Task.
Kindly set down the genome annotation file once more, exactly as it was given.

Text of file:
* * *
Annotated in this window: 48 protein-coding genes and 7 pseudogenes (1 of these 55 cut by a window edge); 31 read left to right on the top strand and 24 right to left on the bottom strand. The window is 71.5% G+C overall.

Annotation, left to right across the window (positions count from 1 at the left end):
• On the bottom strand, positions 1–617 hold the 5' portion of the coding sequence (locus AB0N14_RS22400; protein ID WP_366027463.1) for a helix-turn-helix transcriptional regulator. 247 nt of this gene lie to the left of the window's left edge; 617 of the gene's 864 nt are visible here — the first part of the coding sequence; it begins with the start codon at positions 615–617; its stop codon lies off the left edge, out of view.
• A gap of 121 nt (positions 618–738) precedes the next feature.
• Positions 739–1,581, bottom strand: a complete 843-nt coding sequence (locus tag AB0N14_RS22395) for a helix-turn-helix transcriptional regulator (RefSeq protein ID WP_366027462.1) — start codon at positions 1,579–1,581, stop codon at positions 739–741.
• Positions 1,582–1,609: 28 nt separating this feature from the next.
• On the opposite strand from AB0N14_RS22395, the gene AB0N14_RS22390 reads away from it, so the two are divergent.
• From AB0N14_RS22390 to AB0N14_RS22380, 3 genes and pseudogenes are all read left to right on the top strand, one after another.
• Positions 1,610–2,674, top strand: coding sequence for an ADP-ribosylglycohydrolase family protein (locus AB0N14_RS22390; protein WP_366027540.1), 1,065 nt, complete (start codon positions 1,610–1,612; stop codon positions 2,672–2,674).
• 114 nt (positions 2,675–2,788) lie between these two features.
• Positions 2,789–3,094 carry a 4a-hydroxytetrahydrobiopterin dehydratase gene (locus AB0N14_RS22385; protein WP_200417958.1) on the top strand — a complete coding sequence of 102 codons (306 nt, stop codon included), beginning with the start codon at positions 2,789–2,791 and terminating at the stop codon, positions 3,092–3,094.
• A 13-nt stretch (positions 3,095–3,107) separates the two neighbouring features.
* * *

Annotated in this window: 48 protein-coding genes and 7 pseudogenes (1 of these 55 cut by a window edge); 31 read left to right on the top strand and 24 right to left on the bottom strand. The window is 71.5% G+C overall.

Annotation, left to right across the window (positions count from 1 at the left end):
• On the bottom strand, positions 1–617 hold the 5' portion of the coding sequence (locus AB0N14_RS22400; protein ID WP_366027463.1) for a helix-turn-helix transcriptional regulator. 247 nt of this gene lie to the left of the window's left edge; 617 of the gene's 864 nt are visible here — the first part of the coding sequence; it begins with the start codon at positions 615–617; its stop codon lies off the left edge, out of view.
• A gap of 121 nt (positions 618–738) precedes the next feature.
• Positions 739–1,581, bottom strand: a complete 843-nt coding sequence (locus tag AB0N14_RS22395) for a helix-turn-helix transcriptional regulator (RefSeq protein ID WP_366027462.1) — start codon at positions 1,579–1,581, stop codon at positions 739–741.
• Positions 1,582–1,609: 28 nt separating this feature from the next.
• On the opposite strand from AB0N14_RS22395, the gene AB0N14_RS22390 reads away from it, so the two are divergent.
• From AB0N14_RS22390 to AB0N14_RS22380, 3 genes and pseudogenes are all read left to right on the top strand, one after another.
• Positions 1,610–2,674, top strand: coding sequence for an ADP-ribosylglycohydrolase family protein (locus AB0N14_RS22390; protein WP_366027540.1), 1,065 nt, complete (start codon positions 1,610–1,612; stop codon positions 2,672–2,674).
• 114 nt (positions 2,675–2,788) lie between these two features.
• Positions 2,789–3,094 carry a 4a-hydroxytetrahydrobiopterin dehydratase gene (locus AB0N14_RS22385; protein WP_200417958.1) on the top strand — a complete coding sequence of 102 codons (306 nt, stop codon included), beginning with the start codon at positions 2,789–2,791 and terminating at the stop codon, positions 3,092–3,094.
• A 13-nt stretch (positions 3,095–3,107) separates the two neighbouring features.